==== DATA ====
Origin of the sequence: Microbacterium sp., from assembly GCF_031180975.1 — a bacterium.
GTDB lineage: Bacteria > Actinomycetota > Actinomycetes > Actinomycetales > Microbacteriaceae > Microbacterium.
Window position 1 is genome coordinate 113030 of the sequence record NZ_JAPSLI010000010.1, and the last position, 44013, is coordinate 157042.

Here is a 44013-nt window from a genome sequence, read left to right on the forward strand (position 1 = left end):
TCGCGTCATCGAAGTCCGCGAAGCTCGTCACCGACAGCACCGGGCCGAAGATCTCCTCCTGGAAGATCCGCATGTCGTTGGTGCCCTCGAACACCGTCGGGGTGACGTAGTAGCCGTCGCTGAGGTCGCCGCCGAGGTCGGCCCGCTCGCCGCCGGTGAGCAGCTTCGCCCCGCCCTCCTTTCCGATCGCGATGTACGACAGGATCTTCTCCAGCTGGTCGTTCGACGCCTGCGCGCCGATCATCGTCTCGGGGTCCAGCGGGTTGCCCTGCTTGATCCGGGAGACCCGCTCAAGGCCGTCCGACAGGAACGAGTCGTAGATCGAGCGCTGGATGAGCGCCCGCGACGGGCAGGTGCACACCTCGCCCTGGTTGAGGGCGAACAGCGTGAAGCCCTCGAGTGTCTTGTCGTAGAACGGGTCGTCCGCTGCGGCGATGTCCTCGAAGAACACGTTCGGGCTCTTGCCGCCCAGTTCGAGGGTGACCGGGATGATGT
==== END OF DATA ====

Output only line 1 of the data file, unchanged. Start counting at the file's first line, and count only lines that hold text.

Origin of the sequence: Microbacterium sp., from assembly GCF_031180975.1 — a bacterium.